The Bulldogs used for this sport were trained and bred to be far more aggressive than the amiable companion dogs we have today. Even so, that natural aggression can be brought out of a Bully and emphasized, which is something you’ll want to avoid.
Rough, aggressive play can easily start to awaken this side of your Bulldog, so it’s often best to avoid playing in this manner with your Bulldog.
Thankfully, there are plenty of other ways you can play with your Bully and still have a great time. Don’t shy away from playing with your Bulldog, just avoid aggressive play like wrestling.
Much worse than aggressive play is using physical punishments to discipline your Bulldog.
Physical punishment doesn’t help your Bulldog to learn a lesson any better. In reality, you’re just scaring your Bully, reducing the trust between you, making it harder for them to listen to you in the future.
Plus, you’re teaching them that aggressive behavior is acceptable, and they might start resorting to such behavior in the future; especially when you make them feel scared and defensive.
Furthermore, when you resort to physical punishment, you lose the opportunity to teach your Bulldog something new using the methods outlined above.
Anytime your Bulldog behaves in a manner you don’t like, it’s a chance to correct the behavior. But when you physically punish them for it, they won’t take away the new lesson. They’ll only remember the fear you caused them, helping them learn to be afraid of you.
As discussed earlier, your Bulldog isn’t misbehaving as a display of dominance. They’re not even doing it on purpose or to bother you.
Truthfully, your Bully wants to please you! When you hit them, they don’t understand what’s happening or why.
Alternatively, when you use the opportunity to teach them a better way to behave by distracting and redirecting and then using positive reinforcement when they do the right thing, you’ll be instilling a lifelong positive behavior while retaining the ever-important trust between you and your Bulldog.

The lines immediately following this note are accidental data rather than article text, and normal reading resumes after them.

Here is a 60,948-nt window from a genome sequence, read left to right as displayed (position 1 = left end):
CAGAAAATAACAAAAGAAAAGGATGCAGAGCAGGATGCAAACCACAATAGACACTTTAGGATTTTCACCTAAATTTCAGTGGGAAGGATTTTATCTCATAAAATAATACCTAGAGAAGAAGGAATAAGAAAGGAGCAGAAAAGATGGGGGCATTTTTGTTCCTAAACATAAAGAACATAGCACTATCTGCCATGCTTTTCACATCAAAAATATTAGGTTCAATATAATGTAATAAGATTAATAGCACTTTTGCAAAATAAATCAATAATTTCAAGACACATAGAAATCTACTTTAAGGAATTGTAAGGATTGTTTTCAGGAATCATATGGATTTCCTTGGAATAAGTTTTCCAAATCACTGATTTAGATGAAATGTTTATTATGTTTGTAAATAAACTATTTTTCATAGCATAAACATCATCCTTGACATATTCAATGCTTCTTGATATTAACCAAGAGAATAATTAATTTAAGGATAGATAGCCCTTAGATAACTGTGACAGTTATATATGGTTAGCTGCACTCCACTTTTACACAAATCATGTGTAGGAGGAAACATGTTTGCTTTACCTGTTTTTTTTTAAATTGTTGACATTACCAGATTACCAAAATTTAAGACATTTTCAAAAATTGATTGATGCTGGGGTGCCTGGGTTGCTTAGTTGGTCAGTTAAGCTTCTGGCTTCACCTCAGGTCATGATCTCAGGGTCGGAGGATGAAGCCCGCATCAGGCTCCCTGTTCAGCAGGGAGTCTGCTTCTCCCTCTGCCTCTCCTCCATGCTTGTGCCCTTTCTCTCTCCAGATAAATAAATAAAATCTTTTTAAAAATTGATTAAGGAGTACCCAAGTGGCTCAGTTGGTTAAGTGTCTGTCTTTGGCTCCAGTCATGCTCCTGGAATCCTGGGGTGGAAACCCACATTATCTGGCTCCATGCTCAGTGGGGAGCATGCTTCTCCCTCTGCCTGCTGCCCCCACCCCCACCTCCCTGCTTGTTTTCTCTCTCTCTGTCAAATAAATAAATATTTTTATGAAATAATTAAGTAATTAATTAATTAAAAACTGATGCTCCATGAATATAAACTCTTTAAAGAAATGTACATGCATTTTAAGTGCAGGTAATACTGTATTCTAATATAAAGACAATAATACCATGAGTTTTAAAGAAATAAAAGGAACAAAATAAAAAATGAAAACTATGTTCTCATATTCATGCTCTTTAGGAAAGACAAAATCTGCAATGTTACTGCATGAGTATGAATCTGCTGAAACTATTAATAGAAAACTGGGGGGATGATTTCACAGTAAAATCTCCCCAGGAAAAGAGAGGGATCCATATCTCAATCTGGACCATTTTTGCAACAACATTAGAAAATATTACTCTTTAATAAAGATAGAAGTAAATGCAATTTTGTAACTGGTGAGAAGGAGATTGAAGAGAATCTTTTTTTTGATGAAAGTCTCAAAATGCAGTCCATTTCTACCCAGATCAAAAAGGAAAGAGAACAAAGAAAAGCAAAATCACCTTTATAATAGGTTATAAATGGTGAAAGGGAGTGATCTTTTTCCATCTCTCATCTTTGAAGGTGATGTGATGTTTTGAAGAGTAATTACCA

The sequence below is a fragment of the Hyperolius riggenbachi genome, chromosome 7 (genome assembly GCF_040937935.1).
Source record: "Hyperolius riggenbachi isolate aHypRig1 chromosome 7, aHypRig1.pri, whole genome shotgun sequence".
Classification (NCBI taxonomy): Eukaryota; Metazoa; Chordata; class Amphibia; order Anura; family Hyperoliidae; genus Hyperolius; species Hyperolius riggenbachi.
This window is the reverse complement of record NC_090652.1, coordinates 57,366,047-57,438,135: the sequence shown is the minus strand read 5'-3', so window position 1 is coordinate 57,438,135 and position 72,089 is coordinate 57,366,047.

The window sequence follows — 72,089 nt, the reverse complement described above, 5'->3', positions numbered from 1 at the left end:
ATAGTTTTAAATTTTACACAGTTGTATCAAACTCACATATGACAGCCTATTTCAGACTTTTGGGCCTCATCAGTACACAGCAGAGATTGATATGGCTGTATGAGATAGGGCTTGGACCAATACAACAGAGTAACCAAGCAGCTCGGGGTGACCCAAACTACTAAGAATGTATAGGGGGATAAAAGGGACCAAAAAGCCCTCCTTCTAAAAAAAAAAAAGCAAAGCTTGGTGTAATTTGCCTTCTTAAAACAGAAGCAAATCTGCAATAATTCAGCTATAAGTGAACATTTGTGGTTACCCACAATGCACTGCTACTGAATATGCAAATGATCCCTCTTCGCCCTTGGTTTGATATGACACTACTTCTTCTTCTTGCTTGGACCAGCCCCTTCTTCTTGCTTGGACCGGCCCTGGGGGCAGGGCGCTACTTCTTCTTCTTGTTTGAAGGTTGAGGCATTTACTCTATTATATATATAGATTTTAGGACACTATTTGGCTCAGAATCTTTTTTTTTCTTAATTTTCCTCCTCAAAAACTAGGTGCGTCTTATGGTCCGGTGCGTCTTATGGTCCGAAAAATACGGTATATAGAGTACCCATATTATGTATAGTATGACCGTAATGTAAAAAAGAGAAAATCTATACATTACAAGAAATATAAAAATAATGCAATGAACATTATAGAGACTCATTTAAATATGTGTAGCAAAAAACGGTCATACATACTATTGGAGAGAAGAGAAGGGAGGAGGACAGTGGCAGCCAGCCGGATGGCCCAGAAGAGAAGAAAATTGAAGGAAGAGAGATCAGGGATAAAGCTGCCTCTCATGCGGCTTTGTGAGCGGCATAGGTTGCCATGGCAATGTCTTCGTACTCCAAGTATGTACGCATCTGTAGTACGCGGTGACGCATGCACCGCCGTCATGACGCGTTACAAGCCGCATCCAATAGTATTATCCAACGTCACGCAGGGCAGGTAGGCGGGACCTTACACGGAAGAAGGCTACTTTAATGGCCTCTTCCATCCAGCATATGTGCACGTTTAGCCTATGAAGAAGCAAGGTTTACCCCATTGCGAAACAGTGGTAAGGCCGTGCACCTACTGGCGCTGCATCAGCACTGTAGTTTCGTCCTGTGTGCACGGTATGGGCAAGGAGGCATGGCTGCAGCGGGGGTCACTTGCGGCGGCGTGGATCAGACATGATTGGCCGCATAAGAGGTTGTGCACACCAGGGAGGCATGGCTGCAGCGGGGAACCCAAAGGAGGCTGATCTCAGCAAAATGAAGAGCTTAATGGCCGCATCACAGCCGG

Aggressive Eye Contact
It’s often said that you shouldn’t hold eye contact with a dog you know as this could be perceived as a threat by the dog.
In fact, it’s even been shown that children are more likely to be the victims of dog attacks in large part because they maintain eye contact too long.
Of course, this rule doesn’t seem to apply to your own dogs. It’s a rule meant to keep you safe when interacting with dogs you don’t know and trust.
Maintaining eye contact with your dog can actually be a sign of affection. When your dog holds your gaze back, it’s not because they’re intimidated or feel threatened. Many breeds show affection in such a manner, including other bully breeds like Rottweilers or Pitbulls.
It’s important to note that there’s always a line though. Even with your dog, if your eye contact becomes too aggressive or you hold it too long, it could start to make your dog uncomfortable, and they might start to interpret it differently.
Once eye contact starts to feel threatening to your dog, they might become defensive. This will only make it harder to get them to behave the way you want. So, it’s better to avoid such intense eye contact when disciplining your dog.
Remember, you don’t want them to be afraid of you. You want your dog to behave properly and obey you out of love and respect, not out of fear or intimidation.
Making Your Bulldog Feel Defensive
If you scare your Bulldog and make them defensive, you might be causing more harm than good.
A scared Bulldog isn’t likely to understand the lesson you’re trying to teach. They’ll only come away with the feelings of fear and start associating those feelings with you.
When disciplining your Bulldog, you should remain calm and use only the minimum necessary level of force to avoid scaring them or making them feel defensive.
Being Too Soft or Passive
On the opposite end of the spectrum, being too soft or passive will also prevent you from getting the point across with your Bulldog.
Like Boxers, Bulldogs can be stubborn so when you’re disciplining your Bully, you should be firm, yet gentle at the same time. You don’t want to be aggressive or angry, but you also don’t want to be a pushover.
If you talk to your Bulldog in a nice, sweet voice while you’re attempting to correct their behavior, they’re simply not going to understand.
You must keep in mind that your Bulldog can’t understand your words. They’re reading your body language, tone of voice, and your movements. When you talk in the wrong tone of voice for the message you’re trying to convey, you’ll confuse your Bulldog, and they won’t understand.